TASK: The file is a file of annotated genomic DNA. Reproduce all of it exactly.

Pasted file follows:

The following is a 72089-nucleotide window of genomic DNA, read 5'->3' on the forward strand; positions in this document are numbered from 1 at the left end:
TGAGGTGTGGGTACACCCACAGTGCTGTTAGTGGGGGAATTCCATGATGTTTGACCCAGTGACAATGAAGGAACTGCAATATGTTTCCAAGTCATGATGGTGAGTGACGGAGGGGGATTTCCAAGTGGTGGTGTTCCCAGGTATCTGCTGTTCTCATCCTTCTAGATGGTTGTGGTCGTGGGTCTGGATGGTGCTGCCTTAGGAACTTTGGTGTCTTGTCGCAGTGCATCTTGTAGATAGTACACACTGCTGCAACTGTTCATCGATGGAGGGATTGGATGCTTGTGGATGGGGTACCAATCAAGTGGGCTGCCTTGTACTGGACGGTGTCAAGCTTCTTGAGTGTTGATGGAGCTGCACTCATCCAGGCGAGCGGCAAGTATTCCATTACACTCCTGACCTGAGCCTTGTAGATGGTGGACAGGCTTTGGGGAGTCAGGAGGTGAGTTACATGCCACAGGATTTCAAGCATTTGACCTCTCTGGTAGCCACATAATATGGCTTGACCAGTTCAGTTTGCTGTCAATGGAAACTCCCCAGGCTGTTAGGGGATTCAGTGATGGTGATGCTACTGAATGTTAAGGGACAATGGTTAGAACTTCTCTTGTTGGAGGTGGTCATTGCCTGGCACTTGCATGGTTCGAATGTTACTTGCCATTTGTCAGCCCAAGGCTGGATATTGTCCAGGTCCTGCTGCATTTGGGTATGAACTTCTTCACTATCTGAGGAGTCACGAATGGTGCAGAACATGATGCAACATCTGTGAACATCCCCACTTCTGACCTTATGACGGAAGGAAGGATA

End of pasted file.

The following is a 72089-nucleotide window of genomic DNA, read 5'->3' on the forward strand; positions in this document are numbered from 1 at the left end:
TGAGGTGTGGGTACACCCACAGTGCTGTTAGTGGGGGAATTCCATGATGTTTGACCCAGTGACAATGAAGGAACTGCAATATGTTTCCAAGTCATGATGGTGAGTGACGGAGGGGGATTTCCAAGTGGTGGTGTTCCCAGGTATCTGCTGTTCTCATCCTTCTAGATGGTTGTGGTCGTGGGTCTGGATGGTGCTGCCTTAGGAACTTTGGTGTCTTGTCGCAGTGCATCTTGTAGATAGTACACACTGCTGCAACTGTTCATCGATGGAGGGATTGGATGCTTGTGGATGGGGTACCAATCAAGTGGGCTGCCTTGTACTGGACGGTGTCAAGCTTCTTGAGTGTTGATGGAGCTGCACTCATCCAGGCGAGCGGCAAGTATTCCATTACACTCCTGACCTGAGCCTTGTAGATGGTGGACAGGCTTTGGGGAGTCAGGAGGTGAGTTACATGCCACAGGATTTCAAGCATTTGACCTCTCTGGTAGCCACATAATATGGCTTGACCAGTTCAGTTTGCTGTCAATGGAAACTCCCCAGGCTGTTAGGGGATTCAGTGATGGTGATGCTACTGAATGTTAAGGGACAATGGTTAGAACTTCTCTTGTTGGAGGTGGTCATTGCCTGGCACTTGCATGGTTCGAATGTTACTTGCCATTTGTCAGCCCAAGGCTGGATATTGTCCAGGTCCTGCTGCATTTGGGTATGAACTTCTTCACTATCTGAGGAGTCACGAATGGTGCAGAACATGATGCAACATCTGTGAACATCCCCACTTCTGACCTTATGACGGAAGGAAGGATA